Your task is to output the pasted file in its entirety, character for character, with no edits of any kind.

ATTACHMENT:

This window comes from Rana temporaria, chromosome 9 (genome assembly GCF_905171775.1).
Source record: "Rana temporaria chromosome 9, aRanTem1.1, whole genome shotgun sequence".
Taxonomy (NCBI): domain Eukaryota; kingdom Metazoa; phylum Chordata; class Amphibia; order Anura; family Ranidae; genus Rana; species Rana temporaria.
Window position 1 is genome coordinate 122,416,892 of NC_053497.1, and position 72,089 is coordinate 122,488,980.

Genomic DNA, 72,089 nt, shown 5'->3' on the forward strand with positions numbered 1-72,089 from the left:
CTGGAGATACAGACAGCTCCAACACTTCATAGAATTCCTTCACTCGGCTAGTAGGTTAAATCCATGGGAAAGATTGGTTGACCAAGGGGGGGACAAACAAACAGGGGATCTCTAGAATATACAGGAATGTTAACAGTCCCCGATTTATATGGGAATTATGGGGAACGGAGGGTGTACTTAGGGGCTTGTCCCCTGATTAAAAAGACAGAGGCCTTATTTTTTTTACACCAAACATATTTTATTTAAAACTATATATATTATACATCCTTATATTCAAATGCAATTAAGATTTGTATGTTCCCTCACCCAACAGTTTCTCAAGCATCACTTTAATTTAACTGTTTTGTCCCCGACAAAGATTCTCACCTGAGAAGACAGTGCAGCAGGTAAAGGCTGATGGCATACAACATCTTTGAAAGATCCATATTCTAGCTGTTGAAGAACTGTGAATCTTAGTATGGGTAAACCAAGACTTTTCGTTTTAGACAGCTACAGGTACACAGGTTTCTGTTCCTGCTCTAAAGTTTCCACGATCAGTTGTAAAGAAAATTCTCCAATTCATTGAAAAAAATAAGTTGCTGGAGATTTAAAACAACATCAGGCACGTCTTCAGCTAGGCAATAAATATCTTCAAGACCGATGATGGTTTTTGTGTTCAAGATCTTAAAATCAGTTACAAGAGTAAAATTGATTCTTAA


This window comes from Rana temporaria, chromosome 9 (genome assembly GCF_905171775.1).
Source record: "Rana temporaria chromosome 9, aRanTem1.1, whole genome shotgun sequence".
Taxonomy (NCBI): domain Eukaryota; kingdom Metazoa; phylum Chordata; class Amphibia; order Anura; family Ranidae; genus Rana; species Rana temporaria.
Window position 1 is genome coordinate 122,416,892 of NC_053497.1, and position 72,089 is coordinate 122,488,980.

Genomic DNA, 72,089 nt, shown 5'->3' on the forward strand with positions numbered 1-72,089 from the left:
CTGGAGATACAGACAGCTCCAACACTTCATAGAATTCCTTCACTCGGCTAGTAGGTTAAATCCATGGGAAAGATTGGTTGACCAAGGGGGGGACAAACAAACAGGGGATCTCTAGAATATACAGGAATGTTAACAGTCCCCGATTTATATGGGAATTATGGGGAACGGAGGGTGTACTTAGGGGCTTGTCCCCTGATTAAAAAGACAGAGGCCTTATTTTTTTTACACCAAACATATTTTATTTAAAACTATATATATTATACATCCTTATATTCAAATGCAATTAAGATTTGTATGTTCCCTCACCCAACAGTTTCTCAAGCATCACTTTAATTTAACTGTTTTGTCCCCGACAAAGATTCTCACCTGAGAAGACAGTGCAGCAGGTAAAGGCTGATGGCATACAACATCTTTGAAAGATCCATATTCTAGCTGTTGAAGAACTGTGAATCTTAGTATGGGTAAACCAAGACTTTTCGTTTTAGACAGCTACAGGTACACAGGTTTCTGTTCCTGCTCTAAAGTTTCCACGATCAGTTGTAAAGAAAATTCTCCAATTCATTGAAAAAAATAAGTTGCTGGAGATTTAAAACAACATCAGGCACGTCTTCAGCTAGGCAATAAATATCTTCAAGACCGATGATGGTTTTTGTGTTCAAGATCTTAAAATCAGTTACAAGAGTAAAATTGATTCTTAA